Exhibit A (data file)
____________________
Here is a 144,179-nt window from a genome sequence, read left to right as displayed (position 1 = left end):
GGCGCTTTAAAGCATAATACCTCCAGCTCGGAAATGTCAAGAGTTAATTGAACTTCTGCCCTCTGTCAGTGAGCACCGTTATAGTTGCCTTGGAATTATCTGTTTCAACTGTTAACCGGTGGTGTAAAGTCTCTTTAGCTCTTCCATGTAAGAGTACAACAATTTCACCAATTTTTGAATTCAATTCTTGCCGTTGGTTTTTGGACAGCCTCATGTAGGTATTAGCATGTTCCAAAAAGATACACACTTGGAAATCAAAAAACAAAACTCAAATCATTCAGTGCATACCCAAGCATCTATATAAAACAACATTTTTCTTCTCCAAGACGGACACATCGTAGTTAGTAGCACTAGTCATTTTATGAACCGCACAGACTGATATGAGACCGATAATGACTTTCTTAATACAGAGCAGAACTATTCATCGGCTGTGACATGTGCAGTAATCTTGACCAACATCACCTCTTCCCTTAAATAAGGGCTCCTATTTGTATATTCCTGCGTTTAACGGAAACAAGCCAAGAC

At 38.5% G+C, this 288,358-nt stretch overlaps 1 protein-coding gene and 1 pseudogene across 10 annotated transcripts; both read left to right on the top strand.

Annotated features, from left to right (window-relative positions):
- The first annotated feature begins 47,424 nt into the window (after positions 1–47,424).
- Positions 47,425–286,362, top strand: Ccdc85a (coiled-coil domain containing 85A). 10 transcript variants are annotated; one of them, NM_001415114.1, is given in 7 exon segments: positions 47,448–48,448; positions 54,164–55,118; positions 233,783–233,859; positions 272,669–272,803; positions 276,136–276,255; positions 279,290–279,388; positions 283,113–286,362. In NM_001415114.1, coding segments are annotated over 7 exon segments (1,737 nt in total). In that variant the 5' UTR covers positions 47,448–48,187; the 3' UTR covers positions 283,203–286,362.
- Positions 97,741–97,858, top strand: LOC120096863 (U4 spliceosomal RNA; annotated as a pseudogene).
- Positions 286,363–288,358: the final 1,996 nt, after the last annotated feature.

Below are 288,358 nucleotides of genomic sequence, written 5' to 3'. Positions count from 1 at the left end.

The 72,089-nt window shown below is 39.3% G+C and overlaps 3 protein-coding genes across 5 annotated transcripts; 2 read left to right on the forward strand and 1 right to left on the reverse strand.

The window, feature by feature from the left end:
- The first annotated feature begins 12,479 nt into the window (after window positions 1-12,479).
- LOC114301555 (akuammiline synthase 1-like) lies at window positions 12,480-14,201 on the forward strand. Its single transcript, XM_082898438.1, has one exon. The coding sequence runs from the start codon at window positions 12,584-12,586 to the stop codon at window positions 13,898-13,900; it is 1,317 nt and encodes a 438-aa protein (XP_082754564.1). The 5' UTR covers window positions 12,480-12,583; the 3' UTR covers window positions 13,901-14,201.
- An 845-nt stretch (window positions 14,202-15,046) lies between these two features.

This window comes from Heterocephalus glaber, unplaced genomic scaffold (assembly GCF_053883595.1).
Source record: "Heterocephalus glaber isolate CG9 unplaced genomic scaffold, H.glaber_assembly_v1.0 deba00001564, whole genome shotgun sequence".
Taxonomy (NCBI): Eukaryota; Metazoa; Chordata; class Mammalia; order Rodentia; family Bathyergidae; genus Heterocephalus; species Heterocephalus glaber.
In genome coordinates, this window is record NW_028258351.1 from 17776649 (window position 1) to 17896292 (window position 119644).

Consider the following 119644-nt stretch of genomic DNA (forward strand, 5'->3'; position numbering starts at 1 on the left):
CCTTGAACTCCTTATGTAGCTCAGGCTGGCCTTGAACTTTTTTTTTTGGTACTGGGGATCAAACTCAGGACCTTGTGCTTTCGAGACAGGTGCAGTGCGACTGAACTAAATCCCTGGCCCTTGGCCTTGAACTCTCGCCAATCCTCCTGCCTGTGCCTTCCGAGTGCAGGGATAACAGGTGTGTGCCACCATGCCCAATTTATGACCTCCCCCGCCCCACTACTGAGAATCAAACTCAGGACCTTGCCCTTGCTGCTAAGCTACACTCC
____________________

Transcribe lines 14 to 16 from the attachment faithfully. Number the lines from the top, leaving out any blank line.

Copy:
- An 845-nt stretch (window positions 14,202-15,046) lies between these two features.

This window comes from Heterocephalus glaber, unplaced genomic scaffold (assembly GCF_053883595.1).
Source record: "Heterocephalus glaber isolate CG9 unplaced genomic scaffold, H.glaber_assembly_v1.0 deba00001564, whole genome shotgun sequence".